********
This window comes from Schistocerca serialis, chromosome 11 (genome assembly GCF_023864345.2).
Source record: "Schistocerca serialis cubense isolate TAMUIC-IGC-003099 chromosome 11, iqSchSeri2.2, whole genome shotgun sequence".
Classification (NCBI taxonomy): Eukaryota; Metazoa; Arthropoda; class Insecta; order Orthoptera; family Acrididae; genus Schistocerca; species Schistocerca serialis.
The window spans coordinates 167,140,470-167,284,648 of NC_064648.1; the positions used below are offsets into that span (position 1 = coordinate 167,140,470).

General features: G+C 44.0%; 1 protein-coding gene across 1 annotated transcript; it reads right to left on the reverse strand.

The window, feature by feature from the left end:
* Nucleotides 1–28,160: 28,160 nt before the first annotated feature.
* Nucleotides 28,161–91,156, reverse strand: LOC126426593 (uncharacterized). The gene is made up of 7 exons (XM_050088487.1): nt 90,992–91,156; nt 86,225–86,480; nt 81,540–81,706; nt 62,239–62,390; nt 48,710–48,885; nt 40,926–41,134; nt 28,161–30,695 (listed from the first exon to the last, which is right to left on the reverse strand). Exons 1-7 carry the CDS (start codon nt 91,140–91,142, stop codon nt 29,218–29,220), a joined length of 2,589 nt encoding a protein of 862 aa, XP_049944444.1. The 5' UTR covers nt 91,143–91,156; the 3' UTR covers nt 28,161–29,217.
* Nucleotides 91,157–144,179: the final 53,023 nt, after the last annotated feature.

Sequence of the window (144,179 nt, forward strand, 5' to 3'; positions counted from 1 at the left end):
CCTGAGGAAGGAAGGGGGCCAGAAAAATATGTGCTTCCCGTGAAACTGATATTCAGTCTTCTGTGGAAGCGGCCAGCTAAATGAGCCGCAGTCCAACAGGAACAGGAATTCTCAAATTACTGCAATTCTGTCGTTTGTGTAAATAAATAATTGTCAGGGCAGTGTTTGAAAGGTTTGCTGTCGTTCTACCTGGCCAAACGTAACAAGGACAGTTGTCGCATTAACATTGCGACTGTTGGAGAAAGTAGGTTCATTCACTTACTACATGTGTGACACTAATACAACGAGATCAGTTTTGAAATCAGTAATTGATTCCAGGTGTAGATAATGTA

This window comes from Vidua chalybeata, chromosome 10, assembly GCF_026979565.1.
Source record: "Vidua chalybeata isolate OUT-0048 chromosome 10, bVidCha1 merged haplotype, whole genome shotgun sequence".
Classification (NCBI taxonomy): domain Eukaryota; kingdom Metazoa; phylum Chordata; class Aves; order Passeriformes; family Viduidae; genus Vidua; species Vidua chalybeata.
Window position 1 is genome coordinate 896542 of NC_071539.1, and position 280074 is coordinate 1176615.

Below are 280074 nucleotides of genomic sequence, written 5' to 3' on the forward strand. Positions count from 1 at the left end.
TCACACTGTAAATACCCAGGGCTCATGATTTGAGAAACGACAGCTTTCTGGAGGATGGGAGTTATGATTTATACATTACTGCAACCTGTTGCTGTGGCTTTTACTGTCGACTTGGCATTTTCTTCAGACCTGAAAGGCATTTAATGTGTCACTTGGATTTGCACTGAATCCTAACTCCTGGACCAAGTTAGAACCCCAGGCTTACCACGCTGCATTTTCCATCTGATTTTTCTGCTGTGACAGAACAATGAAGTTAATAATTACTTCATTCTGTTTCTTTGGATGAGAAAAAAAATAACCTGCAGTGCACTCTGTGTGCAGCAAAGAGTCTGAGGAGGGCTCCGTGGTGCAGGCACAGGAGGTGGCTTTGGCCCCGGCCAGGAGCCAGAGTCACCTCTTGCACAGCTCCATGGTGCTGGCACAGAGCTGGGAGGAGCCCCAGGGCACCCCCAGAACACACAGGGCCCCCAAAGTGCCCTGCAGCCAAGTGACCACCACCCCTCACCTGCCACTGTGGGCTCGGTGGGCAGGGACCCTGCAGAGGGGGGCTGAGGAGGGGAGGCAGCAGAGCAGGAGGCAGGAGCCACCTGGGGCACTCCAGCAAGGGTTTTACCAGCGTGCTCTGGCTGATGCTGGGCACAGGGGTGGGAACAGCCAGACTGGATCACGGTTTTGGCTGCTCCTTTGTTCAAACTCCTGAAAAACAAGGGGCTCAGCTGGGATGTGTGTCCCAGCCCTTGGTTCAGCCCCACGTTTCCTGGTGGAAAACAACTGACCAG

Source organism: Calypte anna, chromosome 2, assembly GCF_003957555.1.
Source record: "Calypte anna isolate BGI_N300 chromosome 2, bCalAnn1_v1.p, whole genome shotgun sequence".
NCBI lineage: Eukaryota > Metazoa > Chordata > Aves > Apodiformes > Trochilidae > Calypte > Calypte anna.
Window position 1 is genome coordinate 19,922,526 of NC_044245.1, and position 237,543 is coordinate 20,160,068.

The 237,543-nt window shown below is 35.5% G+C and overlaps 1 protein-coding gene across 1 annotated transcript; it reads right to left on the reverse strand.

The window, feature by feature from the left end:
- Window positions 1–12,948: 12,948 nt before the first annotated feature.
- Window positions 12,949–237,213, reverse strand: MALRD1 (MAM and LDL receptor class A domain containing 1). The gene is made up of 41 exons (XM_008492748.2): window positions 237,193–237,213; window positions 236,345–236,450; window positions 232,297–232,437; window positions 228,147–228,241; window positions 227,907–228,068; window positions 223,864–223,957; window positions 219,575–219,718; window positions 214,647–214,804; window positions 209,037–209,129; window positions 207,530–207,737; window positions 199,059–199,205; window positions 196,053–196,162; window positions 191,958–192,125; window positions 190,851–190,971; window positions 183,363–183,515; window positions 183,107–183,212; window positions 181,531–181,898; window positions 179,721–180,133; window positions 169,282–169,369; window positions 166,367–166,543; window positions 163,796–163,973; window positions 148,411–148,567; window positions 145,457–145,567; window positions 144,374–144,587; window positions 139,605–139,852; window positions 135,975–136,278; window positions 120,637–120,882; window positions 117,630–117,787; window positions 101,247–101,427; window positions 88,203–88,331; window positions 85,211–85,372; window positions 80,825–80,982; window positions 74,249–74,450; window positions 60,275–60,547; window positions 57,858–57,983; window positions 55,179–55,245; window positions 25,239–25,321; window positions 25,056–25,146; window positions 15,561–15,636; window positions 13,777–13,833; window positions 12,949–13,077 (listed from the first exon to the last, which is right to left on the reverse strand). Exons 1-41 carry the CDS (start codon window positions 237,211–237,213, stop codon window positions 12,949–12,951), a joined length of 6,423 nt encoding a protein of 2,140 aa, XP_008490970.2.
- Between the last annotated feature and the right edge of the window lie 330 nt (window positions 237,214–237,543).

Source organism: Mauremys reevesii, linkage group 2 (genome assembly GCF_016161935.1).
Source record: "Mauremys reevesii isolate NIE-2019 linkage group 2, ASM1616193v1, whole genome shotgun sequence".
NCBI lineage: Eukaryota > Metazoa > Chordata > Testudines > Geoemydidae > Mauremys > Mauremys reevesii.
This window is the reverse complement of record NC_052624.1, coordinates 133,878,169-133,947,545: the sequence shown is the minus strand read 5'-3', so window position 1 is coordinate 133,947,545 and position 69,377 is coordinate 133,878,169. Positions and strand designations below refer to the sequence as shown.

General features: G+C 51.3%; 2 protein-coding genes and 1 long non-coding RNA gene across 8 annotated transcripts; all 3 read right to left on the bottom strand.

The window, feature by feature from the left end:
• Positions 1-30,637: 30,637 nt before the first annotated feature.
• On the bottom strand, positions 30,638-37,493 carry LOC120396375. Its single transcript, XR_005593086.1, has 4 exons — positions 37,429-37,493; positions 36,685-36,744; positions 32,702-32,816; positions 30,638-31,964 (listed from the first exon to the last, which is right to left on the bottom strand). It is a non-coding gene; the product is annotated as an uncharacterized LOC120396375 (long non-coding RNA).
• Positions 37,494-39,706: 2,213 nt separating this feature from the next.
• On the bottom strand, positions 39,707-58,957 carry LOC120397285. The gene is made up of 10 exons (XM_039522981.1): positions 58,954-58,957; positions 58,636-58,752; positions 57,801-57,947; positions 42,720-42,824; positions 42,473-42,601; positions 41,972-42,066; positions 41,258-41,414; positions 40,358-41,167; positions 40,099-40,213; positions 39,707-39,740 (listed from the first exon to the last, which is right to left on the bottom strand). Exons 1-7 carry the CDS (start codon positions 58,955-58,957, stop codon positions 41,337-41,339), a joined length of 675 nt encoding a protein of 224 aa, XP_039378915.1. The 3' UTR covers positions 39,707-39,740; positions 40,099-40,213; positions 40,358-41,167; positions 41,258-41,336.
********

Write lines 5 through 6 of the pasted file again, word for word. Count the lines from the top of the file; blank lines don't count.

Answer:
General features: G+C 44.0%; 1 protein-coding gene across 1 annotated transcript; it reads right to left on the reverse strand.

The window, feature by feature from the left end: